Published on December 10, 2019 by Kristen Padilla  

Russell Moore, president of the Ethics & Religious Liberty Commission of the Southern Baptist Convention, gave the commencement address for Samford University’s Beeson Divinity School Dec. 6.

Speaking on the “Crisis of Integrity,” Moore told the 29 graduates it was an honor to be with them in their moment of crisis. 

“By crisis I mean a turning point, a way in which your life can go in one direction or another, as indeed every moment of your life has been and every moment of your life will be,” he explained.

Using the prophet Elijah as an example for cross-shaped ministry, Moore said it’s tempting to read the climax of Elijah’s ministry as the moment when he prayed fire from heaven on Mount Carmel. However, Moore contends that the climax of Elijah’s ministry occurred when he was in the wilderness running for his life in great weakness and need (1 Kings 19:1-19).

“Elijah does not seem to be succeeding. He seems to be someone who is falling, someone who is collapsing. What seems to be succeeding is all in his past,” he said. “We all assume that what it means to succeed in ministry is to be Elijah on top of Mount Carmel.”

“You will have the temptation, you will have the pull, to see your ministry as being one that is based in results, in swagger, in prosperity,” said Moore. “But God has called you to the way of the cross, and in the way of the cross all our expectations are turned on their head.”

“The integrity of your ministry will not be about your ability to win arguments. The integrity of your ministry will not be the ability for you to be envied by your peers. The integrity of your ministry will not be how proud your parents or your mentors in ministry are of you,” he said. “The integrity of your ministry will come in those deepest moments of loneliness and vulnerability and irrelevance. But if you listen in those moments to that thinnest silence, then you will hear the voice that led you here: ‘Come follow me’.”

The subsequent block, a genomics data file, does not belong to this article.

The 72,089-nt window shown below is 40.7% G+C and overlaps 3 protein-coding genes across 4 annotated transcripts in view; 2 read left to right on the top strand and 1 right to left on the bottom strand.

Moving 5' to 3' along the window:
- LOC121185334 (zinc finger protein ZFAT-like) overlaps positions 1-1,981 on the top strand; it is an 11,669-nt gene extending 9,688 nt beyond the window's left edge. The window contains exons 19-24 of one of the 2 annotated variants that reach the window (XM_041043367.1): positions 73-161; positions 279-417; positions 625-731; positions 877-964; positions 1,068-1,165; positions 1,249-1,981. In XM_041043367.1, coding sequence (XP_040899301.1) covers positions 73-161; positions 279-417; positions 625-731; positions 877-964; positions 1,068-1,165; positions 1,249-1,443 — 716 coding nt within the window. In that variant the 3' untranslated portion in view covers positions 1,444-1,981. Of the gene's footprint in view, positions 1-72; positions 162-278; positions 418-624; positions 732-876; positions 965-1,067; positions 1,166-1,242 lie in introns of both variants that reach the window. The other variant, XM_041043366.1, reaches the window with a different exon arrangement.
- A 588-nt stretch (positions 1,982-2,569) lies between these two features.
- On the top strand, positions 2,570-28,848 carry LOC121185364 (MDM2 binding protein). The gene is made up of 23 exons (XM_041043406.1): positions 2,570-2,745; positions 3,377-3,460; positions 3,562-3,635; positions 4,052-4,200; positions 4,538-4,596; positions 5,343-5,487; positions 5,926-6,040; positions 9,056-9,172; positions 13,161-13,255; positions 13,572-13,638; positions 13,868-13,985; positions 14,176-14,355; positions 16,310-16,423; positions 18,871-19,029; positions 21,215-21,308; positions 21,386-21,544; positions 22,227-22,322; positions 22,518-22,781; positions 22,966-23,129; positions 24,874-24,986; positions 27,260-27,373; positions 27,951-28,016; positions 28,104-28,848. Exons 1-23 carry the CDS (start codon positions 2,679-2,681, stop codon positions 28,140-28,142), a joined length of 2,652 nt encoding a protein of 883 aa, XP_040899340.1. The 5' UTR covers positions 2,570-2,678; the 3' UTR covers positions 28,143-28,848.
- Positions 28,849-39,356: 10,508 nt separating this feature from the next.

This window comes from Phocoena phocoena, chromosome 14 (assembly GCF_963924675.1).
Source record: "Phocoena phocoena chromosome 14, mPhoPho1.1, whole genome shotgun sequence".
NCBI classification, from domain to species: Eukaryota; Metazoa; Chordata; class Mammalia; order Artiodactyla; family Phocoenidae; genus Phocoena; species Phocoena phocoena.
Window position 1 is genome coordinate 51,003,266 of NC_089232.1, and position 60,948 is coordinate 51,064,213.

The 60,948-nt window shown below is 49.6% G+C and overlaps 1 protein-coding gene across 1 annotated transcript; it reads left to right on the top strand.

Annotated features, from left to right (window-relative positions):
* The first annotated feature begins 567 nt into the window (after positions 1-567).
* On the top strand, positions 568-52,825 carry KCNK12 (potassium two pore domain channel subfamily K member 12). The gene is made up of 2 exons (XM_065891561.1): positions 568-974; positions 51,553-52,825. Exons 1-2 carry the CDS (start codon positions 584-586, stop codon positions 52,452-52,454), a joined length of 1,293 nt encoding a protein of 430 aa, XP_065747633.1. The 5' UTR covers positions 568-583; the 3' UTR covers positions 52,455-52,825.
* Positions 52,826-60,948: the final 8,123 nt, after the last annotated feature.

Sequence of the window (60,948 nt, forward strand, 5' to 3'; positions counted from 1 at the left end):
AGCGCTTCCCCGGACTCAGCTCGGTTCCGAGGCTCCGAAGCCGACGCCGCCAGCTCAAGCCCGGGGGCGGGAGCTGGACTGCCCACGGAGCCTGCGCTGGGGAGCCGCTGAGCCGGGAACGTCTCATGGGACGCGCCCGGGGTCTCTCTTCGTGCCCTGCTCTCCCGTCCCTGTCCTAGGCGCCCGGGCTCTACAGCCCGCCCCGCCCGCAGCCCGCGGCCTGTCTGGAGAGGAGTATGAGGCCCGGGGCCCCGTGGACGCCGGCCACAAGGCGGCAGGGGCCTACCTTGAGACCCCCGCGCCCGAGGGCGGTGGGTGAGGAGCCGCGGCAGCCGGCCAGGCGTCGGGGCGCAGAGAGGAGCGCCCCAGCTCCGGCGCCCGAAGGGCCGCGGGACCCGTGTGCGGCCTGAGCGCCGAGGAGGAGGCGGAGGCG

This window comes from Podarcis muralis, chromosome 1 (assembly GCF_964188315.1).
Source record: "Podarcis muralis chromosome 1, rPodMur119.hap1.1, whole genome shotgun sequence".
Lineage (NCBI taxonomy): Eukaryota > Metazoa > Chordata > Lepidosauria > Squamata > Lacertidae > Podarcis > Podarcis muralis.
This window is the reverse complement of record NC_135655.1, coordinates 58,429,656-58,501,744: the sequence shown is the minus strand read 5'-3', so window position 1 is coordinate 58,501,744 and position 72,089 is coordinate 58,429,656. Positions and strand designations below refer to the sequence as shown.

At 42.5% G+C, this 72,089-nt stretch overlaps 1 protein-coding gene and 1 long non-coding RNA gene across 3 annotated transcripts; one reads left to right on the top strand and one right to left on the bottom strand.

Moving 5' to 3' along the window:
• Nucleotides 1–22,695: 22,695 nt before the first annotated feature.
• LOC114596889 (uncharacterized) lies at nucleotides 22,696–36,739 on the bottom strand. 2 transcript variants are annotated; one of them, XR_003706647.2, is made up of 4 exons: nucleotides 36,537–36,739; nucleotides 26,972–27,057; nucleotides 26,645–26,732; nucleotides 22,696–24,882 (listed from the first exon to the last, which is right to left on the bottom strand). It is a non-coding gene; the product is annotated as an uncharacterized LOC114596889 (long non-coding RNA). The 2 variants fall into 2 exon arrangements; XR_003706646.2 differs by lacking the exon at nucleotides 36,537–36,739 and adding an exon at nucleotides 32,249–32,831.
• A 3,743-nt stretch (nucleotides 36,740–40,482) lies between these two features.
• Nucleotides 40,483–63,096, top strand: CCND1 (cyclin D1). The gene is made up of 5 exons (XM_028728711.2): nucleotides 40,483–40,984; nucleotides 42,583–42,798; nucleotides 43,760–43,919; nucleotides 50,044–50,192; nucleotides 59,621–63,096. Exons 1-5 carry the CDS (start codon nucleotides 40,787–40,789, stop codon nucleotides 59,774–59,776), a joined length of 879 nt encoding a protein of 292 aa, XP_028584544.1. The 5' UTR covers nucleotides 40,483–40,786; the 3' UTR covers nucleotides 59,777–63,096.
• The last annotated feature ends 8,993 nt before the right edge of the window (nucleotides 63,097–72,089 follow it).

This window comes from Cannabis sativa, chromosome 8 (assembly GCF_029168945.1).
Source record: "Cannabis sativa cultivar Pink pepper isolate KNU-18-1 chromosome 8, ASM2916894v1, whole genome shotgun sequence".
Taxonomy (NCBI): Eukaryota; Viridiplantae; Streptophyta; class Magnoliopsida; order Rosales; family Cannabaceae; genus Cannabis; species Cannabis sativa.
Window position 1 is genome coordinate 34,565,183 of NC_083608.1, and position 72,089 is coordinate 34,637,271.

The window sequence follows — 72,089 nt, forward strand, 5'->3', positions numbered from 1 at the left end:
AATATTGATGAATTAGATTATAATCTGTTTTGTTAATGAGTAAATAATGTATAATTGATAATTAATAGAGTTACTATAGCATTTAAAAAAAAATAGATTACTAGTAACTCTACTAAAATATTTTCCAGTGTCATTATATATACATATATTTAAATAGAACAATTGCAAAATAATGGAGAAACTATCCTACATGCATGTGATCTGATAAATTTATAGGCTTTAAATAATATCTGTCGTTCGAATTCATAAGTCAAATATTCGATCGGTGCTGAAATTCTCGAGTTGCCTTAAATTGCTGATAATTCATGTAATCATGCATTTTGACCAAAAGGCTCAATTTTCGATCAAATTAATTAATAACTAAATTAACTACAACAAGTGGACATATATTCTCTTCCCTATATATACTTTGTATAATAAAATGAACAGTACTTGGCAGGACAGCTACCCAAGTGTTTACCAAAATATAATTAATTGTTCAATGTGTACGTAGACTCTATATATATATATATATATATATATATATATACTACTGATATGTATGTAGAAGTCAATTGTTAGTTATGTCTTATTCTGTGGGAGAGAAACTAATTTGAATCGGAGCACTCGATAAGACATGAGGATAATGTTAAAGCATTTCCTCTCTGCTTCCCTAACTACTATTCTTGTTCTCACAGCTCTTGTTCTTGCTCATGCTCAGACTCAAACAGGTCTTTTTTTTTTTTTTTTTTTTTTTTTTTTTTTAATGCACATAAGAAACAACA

This was Douglas Sweeney’s first service of commencement and consecration as dean of Beeson Divinity.

“We are especially pleased today about the Lord’s provision for these graduating students,” Sweeney said. “We give thanks to God for his providential care for them. We give thanks to God for giving them his Holy Spirit and his Holy Word, who will give them all they need for faithfulness and a long life of ministry, we pray.”

President Andrew Westmoreland brought greetings on behalf of the university’s trustees and faculty.

“Our roots go deep into the heart and history of the church so beautifully displayed in this chapel,” he said. “This service is rooted in the redeeming work of Christ and in the power of the Holy Spirit poured out on all who believe and it is a celebration of our shared commitment to the work of the church.”

Westmoreland concluded, “To the graduating class, we salute you at this milestone on your journey of faith and service. As you receive your degree, we send you into the world as Samford’s only legacy that will last into eternity.”

One graduated with a Master of Arts in Theological Studies degree; 23 graduated with a Master of Divinity degree; and five graduated with a Doctor of Ministry degree.

 
Samford is a leading Christian university offering undergraduate programs grounded in the liberal arts with an array of nationally recognized graduate and professional schools. Founded in 1841, Samford is the 87th-oldest institution of higher learning in the United States. The Wall Street Journal ranks Samford 1st nationally for student engagement and U.S. News & World Report ranks Samford 37th in the nation for best undergraduate teaching and 97th nationally for best value. Samford enrolls 5,758 students from 48 states and 22 countries in its 10 academic schools: arts, arts and sciences, business, divinity, education, health professions, law, nursing, pharmacy and public health. Samford fields 17 athletic teams that compete in the tradition-rich Southern Conference, and ranks 3rd nationally for its Graduation Success Rate among all NCAA Division I schools.